Do you want to learn how to play on minor blues or in general on minor tunes ?
This new harmonica course has been created for intermediate level students, who know how to use the bending technique and wish to improve the way they used to play the minor blues in third position but not only; what you will learn with this lessons also applies to every minor key tunes.
In this lessons you'll not only get the oppotunity to learn and practise more than 50 minor licks, but the chance to grab some valuable concepts too in the last section, to implement what you have perceived relating improvisation.
These lessons focus on the progression of minor blues chords, for the purpose of studying musical phrases specially created for the above mentioned. We've conceived what actually happens when we improvise to draw licks; that's the reason why I don't recommend to study simple licks at random, but only the phrases which are functional and deeply integrated with the harmonica progression of the blues itself. The presented routines incorporate bending, split notes, octaves as well as some tongue blocking rhythm articulations like slaps and pulls.
When following these lessons, together with the practise, you'll get fringe benefit of learning some excellent theoretical notions; they will assist you to interpret wisely as when and why to play a certain note on any specific chord.
Take this auspicious possibility of improving the way you play your most cherished genre of harmonica, regardless of your location around the world!
How to use this new course and which harmonica you need:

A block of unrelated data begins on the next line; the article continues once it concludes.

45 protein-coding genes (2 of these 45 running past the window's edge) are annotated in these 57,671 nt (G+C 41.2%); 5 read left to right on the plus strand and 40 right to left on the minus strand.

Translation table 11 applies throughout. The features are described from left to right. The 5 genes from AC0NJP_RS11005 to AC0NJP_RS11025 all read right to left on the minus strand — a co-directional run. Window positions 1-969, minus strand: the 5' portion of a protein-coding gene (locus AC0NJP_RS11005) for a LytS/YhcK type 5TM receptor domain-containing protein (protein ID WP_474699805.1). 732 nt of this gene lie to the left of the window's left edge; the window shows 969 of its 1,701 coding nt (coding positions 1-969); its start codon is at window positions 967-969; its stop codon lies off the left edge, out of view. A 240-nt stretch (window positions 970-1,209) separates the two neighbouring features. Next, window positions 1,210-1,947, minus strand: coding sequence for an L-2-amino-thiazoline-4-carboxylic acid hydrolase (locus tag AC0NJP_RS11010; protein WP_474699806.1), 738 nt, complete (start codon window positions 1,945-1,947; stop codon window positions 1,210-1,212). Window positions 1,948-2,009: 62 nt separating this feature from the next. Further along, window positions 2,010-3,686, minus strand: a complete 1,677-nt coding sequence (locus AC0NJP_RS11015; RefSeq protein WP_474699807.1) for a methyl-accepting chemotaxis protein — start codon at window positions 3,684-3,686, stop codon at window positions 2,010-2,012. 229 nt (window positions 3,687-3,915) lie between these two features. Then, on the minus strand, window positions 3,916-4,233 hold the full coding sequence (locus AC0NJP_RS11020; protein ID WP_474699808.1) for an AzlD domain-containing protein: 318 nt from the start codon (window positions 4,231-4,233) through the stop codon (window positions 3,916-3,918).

Each exercise will be notated with holes and notes and while watching videos you are expected to practise these along with I, using a metronome or a backing track. The video intimates you precisely at the time when it's your turn to play.
Your learning will also be supported by tabs that you may download.
Too follow this course you just need a C diatonic harmonica.
A few words about the wonderful world of minor tunes:
Most of the time, when all else is held constant, music in a major key is judged as happy while minor key music is heard as sad.It seems to be mostly the result of cultural conditioning. When we listen to tunes we rely heavily on our memory for the body of music we’ve heard all our life. Constantly touching base with our musical memory back catalogue helps to generate expectations of what might come next in a tune, which is an important source of enjoyment in musical listening. The downside of this over reliance on memory is that our musical reactions are frequently led by stereotypes.
In the western musical tradition major music is played at times of celebration (Mendelssohn’s ‘Wedding March’ or ‘Happy Birthday’), jubilation (Brian May’s ‘National Anthem’ on top of Buckingham Palace) and general fun times (‘Celebration’ by Kool And The Gang) whereas minor music is used to mark mourning (Chopin’s ‘Funeral March’), heartache (‘Back To Black’ by Amy Winehouse) and despair (‘Hurt’ by Johnny Cash or ‘Gloomy Sunday’ by Billie Holiday).
We are exposed to this repeated pairing of sound and emotional meaning from the time our ears are functioning (around the fifth – sixth month in the womb) so it is no wonder that we leap to emotional assumptions based on experience.
Cultural exposure will always vary, but there may be something deeper in music that triggers our overwhelming responses to major and minor sounds.